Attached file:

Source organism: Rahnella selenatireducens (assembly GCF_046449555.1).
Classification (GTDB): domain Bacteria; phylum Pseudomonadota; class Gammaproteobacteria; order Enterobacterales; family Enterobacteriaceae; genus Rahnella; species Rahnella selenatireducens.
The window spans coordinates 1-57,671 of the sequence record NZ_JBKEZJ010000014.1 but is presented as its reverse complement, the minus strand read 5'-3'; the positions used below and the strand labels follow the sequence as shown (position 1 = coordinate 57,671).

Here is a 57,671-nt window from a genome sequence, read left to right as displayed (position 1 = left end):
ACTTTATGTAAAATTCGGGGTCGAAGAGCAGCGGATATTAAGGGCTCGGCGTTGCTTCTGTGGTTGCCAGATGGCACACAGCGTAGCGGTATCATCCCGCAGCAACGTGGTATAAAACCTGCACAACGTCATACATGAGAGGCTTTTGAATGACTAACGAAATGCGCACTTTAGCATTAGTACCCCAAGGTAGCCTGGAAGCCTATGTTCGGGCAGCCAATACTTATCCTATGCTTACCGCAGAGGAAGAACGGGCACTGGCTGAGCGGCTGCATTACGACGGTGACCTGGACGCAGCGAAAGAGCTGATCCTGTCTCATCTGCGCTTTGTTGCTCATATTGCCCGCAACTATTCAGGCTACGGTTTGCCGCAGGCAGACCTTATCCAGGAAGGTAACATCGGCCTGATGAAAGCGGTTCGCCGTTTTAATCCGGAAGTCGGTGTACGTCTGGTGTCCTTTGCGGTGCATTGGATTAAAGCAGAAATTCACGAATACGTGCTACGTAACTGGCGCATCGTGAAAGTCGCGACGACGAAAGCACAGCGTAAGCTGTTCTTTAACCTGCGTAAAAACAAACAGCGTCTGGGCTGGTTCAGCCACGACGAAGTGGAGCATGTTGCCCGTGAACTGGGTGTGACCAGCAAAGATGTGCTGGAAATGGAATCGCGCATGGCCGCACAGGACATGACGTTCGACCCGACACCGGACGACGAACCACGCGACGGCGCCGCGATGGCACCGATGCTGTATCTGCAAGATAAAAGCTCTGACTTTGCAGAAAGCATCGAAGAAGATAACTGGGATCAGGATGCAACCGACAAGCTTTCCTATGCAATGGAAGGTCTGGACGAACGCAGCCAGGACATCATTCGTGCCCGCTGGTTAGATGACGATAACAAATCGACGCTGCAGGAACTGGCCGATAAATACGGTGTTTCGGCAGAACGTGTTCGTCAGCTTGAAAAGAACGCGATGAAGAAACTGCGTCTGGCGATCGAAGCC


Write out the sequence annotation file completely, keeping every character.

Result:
Source organism: Rahnella selenatireducens (assembly GCF_046449555.1).
Classification (GTDB): domain Bacteria; phylum Pseudomonadota; class Gammaproteobacteria; order Enterobacterales; family Enterobacteriaceae; genus Rahnella; species Rahnella selenatireducens.
The window spans coordinates 1-57,671 of the sequence record NZ_JBKEZJ010000014.1 but is presented as its reverse complement, the minus strand read 5'-3'; the positions used below and the strand labels follow the sequence as shown (position 1 = coordinate 57,671).

Here is a 57,671-nt window from a genome sequence, read left to right as displayed (position 1 = left end):
ACTTTATGTAAAATTCGGGGTCGAAGAGCAGCGGATATTAAGGGCTCGGCGTTGCTTCTGTGGTTGCCAGATGGCACACAGCGTAGCGGTATCATCCCGCAGCAACGTGGTATAAAACCTGCACAACGTCATACATGAGAGGCTTTTGAATGACTAACGAAATGCGCACTTTAGCATTAGTACCCCAAGGTAGCCTGGAAGCCTATGTTCGGGCAGCCAATACTTATCCTATGCTTACCGCAGAGGAAGAACGGGCACTGGCTGAGCGGCTGCATTACGACGGTGACCTGGACGCAGCGAAAGAGCTGATCCTGTCTCATCTGCGCTTTGTTGCTCATATTGCCCGCAACTATTCAGGCTACGGTTTGCCGCAGGCAGACCTTATCCAGGAAGGTAACATCGGCCTGATGAAAGCGGTTCGCCGTTTTAATCCGGAAGTCGGTGTACGTCTGGTGTCCTTTGCGGTGCATTGGATTAAAGCAGAAATTCACGAATACGTGCTACGTAACTGGCGCATCGTGAAAGTCGCGACGACGAAAGCACAGCGTAAGCTGTTCTTTAACCTGCGTAAAAACAAACAGCGTCTGGGCTGGTTCAGCCACGACGAAGTGGAGCATGTTGCCCGTGAACTGGGTGTGACCAGCAAAGATGTGCTGGAAATGGAATCGCGCATGGCCGCACAGGACATGACGTTCGACCCGACACCGGACGACGAACCACGCGACGGCGCCGCGATGGCACCGATGCTGTATCTGCAAGATAAAAGCTCTGACTTTGCAGAAAGCATCGAAGAAGATAACTGGGATCAGGATGCAACCGACAAGCTTTCCTATGCAATGGAAGGTCTGGACGAACGCAGCCAGGACATCATTCGTGCCCGCTGGTTAGATGACGATAACAAATCGACGCTGCAGGAACTGGCCGATAAATACGGTGTTTCGGCAGAACGTGTTCGTCAGCTTGAAAAGAACGCGATGAAGAAACTGCGTCTGGCGATCGAAGCC